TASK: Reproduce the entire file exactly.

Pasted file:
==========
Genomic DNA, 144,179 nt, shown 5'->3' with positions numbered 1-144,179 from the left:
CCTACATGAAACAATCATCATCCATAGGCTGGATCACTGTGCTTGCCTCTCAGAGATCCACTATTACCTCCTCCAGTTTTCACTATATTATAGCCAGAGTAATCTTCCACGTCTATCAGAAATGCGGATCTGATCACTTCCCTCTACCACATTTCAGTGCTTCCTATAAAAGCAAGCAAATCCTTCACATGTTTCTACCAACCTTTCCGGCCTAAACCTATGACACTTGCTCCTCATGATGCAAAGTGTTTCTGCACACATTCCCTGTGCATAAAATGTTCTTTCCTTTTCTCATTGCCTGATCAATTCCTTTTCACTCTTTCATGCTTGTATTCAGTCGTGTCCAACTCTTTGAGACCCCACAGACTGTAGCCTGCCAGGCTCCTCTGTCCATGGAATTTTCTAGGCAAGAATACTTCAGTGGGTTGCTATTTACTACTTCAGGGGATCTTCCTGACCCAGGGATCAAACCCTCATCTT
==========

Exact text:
Genomic DNA, 144,179 nt, shown 5'->3' with positions numbered 1-144,179 from the left:
CCTACATGAAACAATCATCATCCATAGGCTGGATCACTGTGCTTGCCTCTCAGAGATCCACTATTACCTCCTCCAGTTTTCACTATATTATAGCCAGAGTAATCTTCCACGTCTATCAGAAATGCGGATCTGATCACTTCCCTCTACCACATTTCAGTGCTTCCTATAAAAGCAAGCAAATCCTTCACATGTTTCTACCAACCTTTCCGGCCTAAACCTATGACACTTGCTCCTCATGATGCAAAGTGTTTCTGCACACATTCCCTGTGCATAAAATGTTCTTTCCTTTTCTCATTGCCTGATCAATTCCTTTTCACTCTTTCATGCTTGTATTCAGTCGTGTCCAACTCTTTGAGACCCCACAGACTGTAGCCTGCCAGGCTCCTCTGTCCATGGAATTTTCTAGGCAAGAATACTTCAGTGGGTTGCTATTTACTACTTCAGGGGATCTTCCTGACCCAGGGATCAAACCCTCATCTT